However, most people’s initial reactions to this three-in-one and incredibly versatile platform range from “Xiao-Li, are you crazy?” to “How are you going to market this?” But the response from MIT Press leadership was nothing short of enthusiastic. My first conversation was with Nick Lindsey, the director of journals and open access, over a momentous lunch on October 19, 2018. Nick’s reaction, after hearing me briefly describing what we try to accomplish, was simply “We’d love to do this”. No questions asked. The reaction from Amy Brand, the Director and Publisher of MIT Press and a leading expert in scholarly communication and research information, was the same. We quickly got into discussing how HDSR can be brought to serve two purposes: to increase Harvard’s leadership in Data Science on the global stage, and to facilitate MIT Press’s adventure in the world of open access. Yes, I did have a very ambitious vision for HDSR, which was to help define and shape what data science is or should be. But as Thomas Edison said, “Vision without execution is hallucination.” I am therefore deeply grateful to Amy, Nick, and everyone at MIT Press, as well as the HDSR editorial office, for preventing me from hallucinating, and more importantly for making HDSR an award-winning journal within two years of its launching. Now, with over 800,000 unique users (though as a statistician, I will take that number with half as many grains of salt), it has been accessed from IP addresses originated from every country/region around the world (except for Vatican City—so please pray with me to cross that one off the list!).

But open access is extremely costly, especially when one wants to innovate and do it well. Take this article on the authorship of Beatles songs as an example. These interactive features cost us $18,000, and that’s just for one article. I worked quite hard to raise funds, to a point that I was telling my friends that I finally got to experience what it is like to be a startup; because I had to work on raising funds, recruiting people, and creating product—or papers, in this case. However, one friend asked me, “But Xiao-Li, did you have to mortgage your house to do this?” When I said no, he said, “Then that’s not a start up.” Indeed, I did not need to mortgage my house because of some generous donors who believed in the HDSR’s vision, just as MIT Press did. HDSR chose MIT Press as its publisher not because MIT Press has all the resources we need, because it does not. This is exactly why MIT Press needs all the support it can have to continuously innovate and to lead the scholarly publications in this era of open access. For those of you who are in the position to help, on behalf of all future hallucinators, I thank you for whatever you can do to support MIT Press.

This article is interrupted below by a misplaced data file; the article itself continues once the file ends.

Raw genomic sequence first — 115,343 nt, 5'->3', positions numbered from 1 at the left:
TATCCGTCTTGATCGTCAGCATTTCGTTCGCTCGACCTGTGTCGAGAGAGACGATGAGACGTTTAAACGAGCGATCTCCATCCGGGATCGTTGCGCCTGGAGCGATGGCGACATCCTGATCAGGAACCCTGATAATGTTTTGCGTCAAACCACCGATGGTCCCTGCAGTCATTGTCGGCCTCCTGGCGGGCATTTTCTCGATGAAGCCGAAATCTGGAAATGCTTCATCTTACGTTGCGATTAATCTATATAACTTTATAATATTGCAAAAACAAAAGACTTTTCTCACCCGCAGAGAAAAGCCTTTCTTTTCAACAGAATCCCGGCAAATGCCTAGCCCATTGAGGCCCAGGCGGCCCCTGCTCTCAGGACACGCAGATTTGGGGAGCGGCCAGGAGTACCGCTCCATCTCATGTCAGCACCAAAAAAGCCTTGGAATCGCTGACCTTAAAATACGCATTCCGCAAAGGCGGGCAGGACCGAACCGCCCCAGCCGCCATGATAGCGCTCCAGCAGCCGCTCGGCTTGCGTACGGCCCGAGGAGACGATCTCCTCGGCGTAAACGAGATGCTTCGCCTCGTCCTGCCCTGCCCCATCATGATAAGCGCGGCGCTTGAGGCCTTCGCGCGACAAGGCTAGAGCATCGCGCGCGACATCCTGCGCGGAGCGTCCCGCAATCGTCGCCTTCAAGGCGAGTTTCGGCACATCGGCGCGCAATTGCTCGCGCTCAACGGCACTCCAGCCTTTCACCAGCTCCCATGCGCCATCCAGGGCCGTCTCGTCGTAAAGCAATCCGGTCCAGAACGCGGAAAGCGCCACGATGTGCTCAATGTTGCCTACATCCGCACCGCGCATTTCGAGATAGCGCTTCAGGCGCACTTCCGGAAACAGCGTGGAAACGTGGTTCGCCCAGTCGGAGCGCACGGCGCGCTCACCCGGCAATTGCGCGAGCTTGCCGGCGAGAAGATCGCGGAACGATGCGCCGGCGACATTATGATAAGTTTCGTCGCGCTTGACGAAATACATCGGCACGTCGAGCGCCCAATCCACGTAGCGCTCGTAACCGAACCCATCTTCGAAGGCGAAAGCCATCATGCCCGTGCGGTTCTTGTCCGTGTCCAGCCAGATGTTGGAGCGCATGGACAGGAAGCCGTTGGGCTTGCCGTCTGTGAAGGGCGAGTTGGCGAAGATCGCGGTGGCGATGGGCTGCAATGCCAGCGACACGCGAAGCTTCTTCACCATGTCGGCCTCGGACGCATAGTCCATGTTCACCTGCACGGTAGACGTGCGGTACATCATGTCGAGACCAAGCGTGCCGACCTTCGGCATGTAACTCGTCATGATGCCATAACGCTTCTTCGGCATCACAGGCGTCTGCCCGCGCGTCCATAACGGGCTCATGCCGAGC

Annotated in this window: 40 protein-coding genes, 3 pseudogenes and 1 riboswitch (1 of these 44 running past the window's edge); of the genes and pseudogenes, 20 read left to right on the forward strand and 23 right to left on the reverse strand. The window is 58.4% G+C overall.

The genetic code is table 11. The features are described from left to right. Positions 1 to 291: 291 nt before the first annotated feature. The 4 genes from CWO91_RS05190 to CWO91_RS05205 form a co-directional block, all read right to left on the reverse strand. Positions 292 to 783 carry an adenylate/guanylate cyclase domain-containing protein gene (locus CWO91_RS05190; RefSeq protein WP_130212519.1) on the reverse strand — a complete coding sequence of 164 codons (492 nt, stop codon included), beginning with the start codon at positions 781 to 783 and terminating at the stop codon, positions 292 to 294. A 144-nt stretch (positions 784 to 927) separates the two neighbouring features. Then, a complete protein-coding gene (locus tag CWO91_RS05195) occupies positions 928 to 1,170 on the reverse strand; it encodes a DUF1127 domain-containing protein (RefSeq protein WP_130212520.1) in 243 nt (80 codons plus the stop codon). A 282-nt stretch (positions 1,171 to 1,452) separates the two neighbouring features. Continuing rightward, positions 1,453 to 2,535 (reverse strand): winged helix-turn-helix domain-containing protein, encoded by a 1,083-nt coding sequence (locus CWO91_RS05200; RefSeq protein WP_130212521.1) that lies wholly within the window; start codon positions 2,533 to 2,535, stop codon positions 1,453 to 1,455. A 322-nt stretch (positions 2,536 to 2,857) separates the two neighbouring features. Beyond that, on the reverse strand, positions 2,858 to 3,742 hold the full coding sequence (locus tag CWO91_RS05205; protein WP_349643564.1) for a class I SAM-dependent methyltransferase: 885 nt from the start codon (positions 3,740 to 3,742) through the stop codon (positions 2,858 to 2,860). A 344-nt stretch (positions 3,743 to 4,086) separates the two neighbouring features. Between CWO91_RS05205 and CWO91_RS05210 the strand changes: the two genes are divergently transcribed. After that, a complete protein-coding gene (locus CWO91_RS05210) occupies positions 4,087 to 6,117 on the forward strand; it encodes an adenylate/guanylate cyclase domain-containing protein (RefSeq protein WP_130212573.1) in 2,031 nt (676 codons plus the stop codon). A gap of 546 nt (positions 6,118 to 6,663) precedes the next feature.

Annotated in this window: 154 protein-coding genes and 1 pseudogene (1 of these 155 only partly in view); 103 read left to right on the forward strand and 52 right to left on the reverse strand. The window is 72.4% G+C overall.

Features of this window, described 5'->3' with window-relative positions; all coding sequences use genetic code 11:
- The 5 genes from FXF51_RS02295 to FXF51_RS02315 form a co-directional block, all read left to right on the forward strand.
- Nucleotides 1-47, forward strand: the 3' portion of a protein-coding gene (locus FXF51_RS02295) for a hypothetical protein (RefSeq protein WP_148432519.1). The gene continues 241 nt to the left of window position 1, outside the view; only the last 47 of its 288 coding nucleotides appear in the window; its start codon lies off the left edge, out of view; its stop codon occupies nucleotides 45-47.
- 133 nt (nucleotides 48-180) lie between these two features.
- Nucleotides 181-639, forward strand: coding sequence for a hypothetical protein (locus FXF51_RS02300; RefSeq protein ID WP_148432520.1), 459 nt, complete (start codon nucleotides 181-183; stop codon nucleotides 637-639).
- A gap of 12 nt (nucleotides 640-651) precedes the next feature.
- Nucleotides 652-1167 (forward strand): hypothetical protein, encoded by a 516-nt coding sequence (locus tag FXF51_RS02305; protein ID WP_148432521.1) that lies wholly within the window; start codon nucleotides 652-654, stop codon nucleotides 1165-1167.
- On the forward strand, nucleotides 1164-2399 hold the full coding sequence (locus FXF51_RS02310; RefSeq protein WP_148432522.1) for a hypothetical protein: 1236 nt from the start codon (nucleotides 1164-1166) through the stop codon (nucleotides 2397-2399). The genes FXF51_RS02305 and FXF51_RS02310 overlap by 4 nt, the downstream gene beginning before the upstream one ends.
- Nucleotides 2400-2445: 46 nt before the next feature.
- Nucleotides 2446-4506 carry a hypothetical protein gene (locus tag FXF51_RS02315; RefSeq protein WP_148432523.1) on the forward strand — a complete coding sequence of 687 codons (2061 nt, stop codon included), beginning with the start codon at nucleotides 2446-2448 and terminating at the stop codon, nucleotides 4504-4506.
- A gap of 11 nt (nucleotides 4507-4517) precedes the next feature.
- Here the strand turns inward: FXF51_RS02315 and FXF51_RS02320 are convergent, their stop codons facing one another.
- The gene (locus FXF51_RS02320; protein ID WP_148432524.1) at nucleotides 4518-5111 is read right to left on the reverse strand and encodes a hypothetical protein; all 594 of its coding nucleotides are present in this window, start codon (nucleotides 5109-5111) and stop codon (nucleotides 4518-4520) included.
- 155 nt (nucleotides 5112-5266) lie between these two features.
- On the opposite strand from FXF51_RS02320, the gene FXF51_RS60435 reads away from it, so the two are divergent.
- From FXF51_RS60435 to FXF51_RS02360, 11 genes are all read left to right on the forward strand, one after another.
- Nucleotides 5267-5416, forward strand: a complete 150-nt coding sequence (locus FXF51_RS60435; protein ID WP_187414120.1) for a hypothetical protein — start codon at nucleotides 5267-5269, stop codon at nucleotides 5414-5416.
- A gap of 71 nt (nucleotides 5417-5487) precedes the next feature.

I also have a piece of unsolicited advice, and it is free. During my years as Dean, I learned quite a bit about fundraising from Harvard’s development office. One piece of wisdom was that if I need money, I should ask for advice, but if I need advice, then I should ask for money. Now I am quite sure MIT alumni and friends would love to prove that this Harvard wisdom was ill informed. You can accomplish that by giving Amy money whenever she asks you for money. Of course, if you want to know how much Amy really values your advice, just give her money whenever she asks for advice, and see if she would refuse your money, and insist, “No, no, I really want your advice.” 

Now, if for whatever reason Amy cannot take your money, please feel free to send that check to me. I will use the funds to celebrate the fifth anniversary of the happy marriage between MIT Press and HDSR, and of course you will be invited. On top of that, I will send you a special inaugural volume of HDSR, which you can sell on eBay to recover all your generosity because it comes with my signature, which is priceless. For everything else, there is MIT Press. 

Thank you and Happy Sixtieth, to MIT Press and to Amy!